As an active member of the Metropolitan Community Church of New York, Rivera ministered through the Church's food pantry, which provides food to hungry people. As well, recalling her life as a child on the streets, she remained a passionate advocate for queer youth. MCC New York has a food pantry called the Sylvia Rivera Food Pantry, and its queer youth shelter is called Sylvia's Place, both in her honor.
Named in her honor (and established in 2002), the Sylvia Rivera Law Project is dedicated "to guarantee that all people are free to self-determine gender identity and expression, regardless of income or race, and without facing harassment, discrimination or violence".
In 2002, actor/comedian Jade Esteban Estrada portrayed Rivera in the well-received solo musical ICONS: The Lesbian and Gay History of the World, Vol. 1 (directed by Aliza Washabaugh-Durand and produced by Aliza Washabaugh-Durand and Christopher Durand) winning Rivera renewed national attention.
In 2005, the corner of Christopher and Hudson streets was renamed "Sylvia Rivera Way" in her honor. This intersection is in Greenwich Village, the neighborhood in New York City where Rivera started organizing, and is only two blocks from the Stonewall Inn.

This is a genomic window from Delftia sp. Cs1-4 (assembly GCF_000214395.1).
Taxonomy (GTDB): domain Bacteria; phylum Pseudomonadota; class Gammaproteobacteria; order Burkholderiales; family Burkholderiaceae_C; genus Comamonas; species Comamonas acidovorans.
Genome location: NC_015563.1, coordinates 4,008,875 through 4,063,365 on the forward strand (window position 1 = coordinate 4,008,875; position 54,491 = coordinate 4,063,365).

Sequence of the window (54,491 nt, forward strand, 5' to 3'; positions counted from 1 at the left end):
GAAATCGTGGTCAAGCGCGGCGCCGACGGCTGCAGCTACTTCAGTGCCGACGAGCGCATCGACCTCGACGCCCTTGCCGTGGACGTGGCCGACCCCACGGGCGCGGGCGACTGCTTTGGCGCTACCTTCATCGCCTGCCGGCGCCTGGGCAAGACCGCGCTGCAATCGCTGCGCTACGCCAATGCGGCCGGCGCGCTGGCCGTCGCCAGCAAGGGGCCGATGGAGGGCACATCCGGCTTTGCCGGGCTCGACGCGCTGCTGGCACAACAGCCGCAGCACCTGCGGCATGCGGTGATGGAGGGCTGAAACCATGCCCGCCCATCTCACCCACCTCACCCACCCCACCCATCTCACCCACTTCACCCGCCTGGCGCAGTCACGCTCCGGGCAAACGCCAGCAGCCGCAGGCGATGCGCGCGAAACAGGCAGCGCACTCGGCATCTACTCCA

In January 2007, a new musical based upon Rivera's life, Sylvia So Far, premiered in New York at La Mama in a production starring Bianca Leigh as Rivera and Peter Proctor as Marsha P. Johnson. The composer and lyricist is Timothy Mathis (Wallflowers, Our Story Too, The Conjuring), a friend of Rivera's in real life. The show moved off-Broadway in the winter of 2007/2008.
The Spring 2007 issue of CENTRO: Journal of the Center for Puerto Rican Studies, which was dedicated to "Puerto Rican Queer Sexualities" and published at Hunter College, included a special dossier on Rivera, including a transcription of a talk by Rivera from 2001 as well as two academic essays exploring the intersections of Rivera's trans and Latina identities. The articles in this journal issue complement other essays by Puerto Rican scholars who have also emphasized Rivera's pioneering role.
A large, painted mural depicting Rivera and Marsha P. Johnson went on display in Dallas, Texas, in 2019 to commemorate the 50th anniversary of the Stonewall riots. The painting of the "two pioneers of the gay rights movement" in front of a transgender flag claims to be the world's largest mural honoring the trans community.
In May 2019, it was announced that LGBT rights activists Marsha P. Johnson and Sylvia Rivera would be commemorated with a monument in New York's Greenwich Village, near the epicenter of the historic Stonewall riots. The monument was publicly announced on May 30, in honor of the 50th anniversary of Stonewall and just in time for Pride month.